“For one hundred years the most powerful aspect of space has been color. The one hundred years of the primacy of color is still only a beginning.” —Donald Judd
Painter-sculptor Gregory Johnston cites Judd among his main inspirations—in the illustrious company of Ad Reinhardt, Blinky Palermo, John McLaughlin, and others—but you’d be able to guess these influences yourself from viewing his most recent exhibition, “Chromatic Interactions,” at Chelsea’s Joshua Liner Gallery. Johnston is gaining a glowing reputation for his paintings that mix references to the titans of Geometric Abstraction, Color Field Painting, and Minimalism with the aesthetics and processes of industrial production—in the case of these recent works, borrowed from the automobile industry. And the results are resplendent, visual indulgences; eye candy with a serious bite.
Johnston’s works in “Chromatic Interactions” evoke the luxurious styling of iconic early sports cars manufactured by Alfa Romeo and Aston Martin, not only in their slick, reflective surfaces but also in the processes and materials from which they are created. In his “L’Inevitable Esponenziale” series, Johnston pays homage to Josef Albers’s “Homage to the Square” with compositions created from high-gloss, handpainted aluminum panels, nested within each other and cocked at various angles to heighten the interplay of the similar hues. His “Tableau Vivant” works, on the other hand, draw on the “squircle” (a real Cartesian shape used widely in mid-century Scandinavian design) to achieve similar chromatic effects from stacked panels of closely related colors, their soft corners evoking the rounded geometry of car hoods and bumpers.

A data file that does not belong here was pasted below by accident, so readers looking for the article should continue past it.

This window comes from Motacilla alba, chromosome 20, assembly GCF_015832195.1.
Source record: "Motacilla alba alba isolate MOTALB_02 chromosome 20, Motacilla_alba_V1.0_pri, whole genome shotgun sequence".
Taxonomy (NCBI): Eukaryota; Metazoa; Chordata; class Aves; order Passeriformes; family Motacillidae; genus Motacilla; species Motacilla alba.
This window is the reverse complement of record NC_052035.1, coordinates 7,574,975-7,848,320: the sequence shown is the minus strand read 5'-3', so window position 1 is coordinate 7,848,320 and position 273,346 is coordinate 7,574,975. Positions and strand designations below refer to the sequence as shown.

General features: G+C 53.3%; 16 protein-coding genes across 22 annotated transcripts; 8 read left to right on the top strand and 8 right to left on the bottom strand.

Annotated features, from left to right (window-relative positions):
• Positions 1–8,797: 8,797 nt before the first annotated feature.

Befitting an artist so consciously steeped in art history, Johnston’s works operate on more levels than their delightful visuals, albeit ones tied up in their physical properties. To achieve his machine-made perfection, the artist frequently relies on hand-sanding, -filing, and -painting, embedding a tension between man and machine into each panel he completes. But perhaps their most interesting element is best explained by the artist himself. “As much as this work revolves around formal aspects of color arrangement, these pictures are vivid and reflective,” he says. “They embody the properties of mirrors, reflecting every nuance and passerby, every onlooker. This subtle irony makes the work quintessentially 21st century—provocative, narcissistic and seductive.”